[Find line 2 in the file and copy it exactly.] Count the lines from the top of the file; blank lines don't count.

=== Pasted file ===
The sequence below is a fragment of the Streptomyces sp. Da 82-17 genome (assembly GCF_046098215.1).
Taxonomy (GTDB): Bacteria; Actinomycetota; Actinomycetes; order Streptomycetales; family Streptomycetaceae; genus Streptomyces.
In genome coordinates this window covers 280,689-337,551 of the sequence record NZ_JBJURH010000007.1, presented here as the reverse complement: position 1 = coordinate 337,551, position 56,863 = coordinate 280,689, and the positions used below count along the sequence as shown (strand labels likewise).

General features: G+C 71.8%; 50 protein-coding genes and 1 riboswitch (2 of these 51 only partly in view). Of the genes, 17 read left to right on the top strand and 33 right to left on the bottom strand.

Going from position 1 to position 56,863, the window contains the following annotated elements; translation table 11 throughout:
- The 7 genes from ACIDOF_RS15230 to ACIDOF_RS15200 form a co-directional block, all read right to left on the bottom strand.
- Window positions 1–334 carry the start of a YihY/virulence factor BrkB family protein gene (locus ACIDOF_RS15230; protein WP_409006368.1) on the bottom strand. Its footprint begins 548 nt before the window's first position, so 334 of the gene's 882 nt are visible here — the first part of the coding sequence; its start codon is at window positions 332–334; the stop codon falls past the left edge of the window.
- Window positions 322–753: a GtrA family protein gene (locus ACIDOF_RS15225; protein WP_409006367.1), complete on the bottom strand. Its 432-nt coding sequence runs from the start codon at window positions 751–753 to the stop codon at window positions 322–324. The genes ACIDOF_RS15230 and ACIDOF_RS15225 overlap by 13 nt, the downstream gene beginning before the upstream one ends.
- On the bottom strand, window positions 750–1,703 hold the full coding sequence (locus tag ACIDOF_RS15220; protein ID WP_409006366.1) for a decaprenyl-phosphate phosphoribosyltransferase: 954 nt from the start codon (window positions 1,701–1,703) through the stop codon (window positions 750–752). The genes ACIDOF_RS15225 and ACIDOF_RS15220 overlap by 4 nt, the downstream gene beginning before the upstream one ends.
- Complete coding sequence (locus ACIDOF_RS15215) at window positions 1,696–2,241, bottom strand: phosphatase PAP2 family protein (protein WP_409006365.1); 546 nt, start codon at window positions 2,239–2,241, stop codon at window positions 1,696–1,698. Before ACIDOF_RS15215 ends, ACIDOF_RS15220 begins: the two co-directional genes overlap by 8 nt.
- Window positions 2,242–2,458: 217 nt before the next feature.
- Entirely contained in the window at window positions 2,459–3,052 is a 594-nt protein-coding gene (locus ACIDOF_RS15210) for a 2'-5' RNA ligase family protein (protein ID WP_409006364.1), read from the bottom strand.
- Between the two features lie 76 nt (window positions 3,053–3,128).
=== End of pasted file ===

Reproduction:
Taxonomy (GTDB): Bacteria; Actinomycetota; Actinomycetes; order Streptomycetales; family Streptomycetaceae; genus Streptomyces.